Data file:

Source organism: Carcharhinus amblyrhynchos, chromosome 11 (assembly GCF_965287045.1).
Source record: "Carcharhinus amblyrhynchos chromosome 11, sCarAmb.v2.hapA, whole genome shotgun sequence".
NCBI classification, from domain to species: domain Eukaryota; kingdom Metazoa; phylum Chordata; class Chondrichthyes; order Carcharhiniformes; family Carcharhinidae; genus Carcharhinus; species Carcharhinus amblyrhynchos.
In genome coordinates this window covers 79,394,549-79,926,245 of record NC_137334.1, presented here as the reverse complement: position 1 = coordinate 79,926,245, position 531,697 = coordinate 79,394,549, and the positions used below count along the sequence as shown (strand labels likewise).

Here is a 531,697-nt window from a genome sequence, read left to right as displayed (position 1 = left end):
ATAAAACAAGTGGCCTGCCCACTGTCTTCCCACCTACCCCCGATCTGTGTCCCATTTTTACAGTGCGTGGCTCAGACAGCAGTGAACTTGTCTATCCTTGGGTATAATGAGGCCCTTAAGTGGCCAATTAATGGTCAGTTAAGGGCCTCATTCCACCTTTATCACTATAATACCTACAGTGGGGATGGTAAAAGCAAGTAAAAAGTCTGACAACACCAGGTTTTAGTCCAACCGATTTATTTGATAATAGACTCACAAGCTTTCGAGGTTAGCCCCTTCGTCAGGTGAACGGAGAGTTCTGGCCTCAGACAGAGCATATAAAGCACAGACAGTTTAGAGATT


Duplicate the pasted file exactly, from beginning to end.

Source organism: Carcharhinus amblyrhynchos, chromosome 11 (assembly GCF_965287045.1).
Source record: "Carcharhinus amblyrhynchos chromosome 11, sCarAmb.v2.hapA, whole genome shotgun sequence".
NCBI classification, from domain to species: domain Eukaryota; kingdom Metazoa; phylum Chordata; class Chondrichthyes; order Carcharhiniformes; family Carcharhinidae; genus Carcharhinus; species Carcharhinus amblyrhynchos.
In genome coordinates this window covers 79,394,549-79,926,245 of record NC_137334.1, presented here as the reverse complement: position 1 = coordinate 79,926,245, position 531,697 = coordinate 79,394,549, and the positions used below count along the sequence as shown (strand labels likewise).

Here is a 531,697-nt window from a genome sequence, read left to right as displayed (position 1 = left end):
ATAAAACAAGTGGCCTGCCCACTGTCTTCCCACCTACCCCCGATCTGTGTCCCATTTTTACAGTGCGTGGCTCAGACAGCAGTGAACTTGTCTATCCTTGGGTATAATGAGGCCCTTAAGTGGCCAATTAATGGTCAGTTAAGGGCCTCATTCCACCTTTATCACTATAATACCTACAGTGGGGATGGTAAAAGCAAGTAAAAAGTCTGACAACACCAGGTTTTAGTCCAACCGATTTATTTGATAATAGACTCACAAGCTTTCGAGGTTAGCCCCTTCGTCAGGTGAACGGAGAGTTCTGGCCTCAGACAGAGCATATAAAGCACAGACAGTTTAGAGATT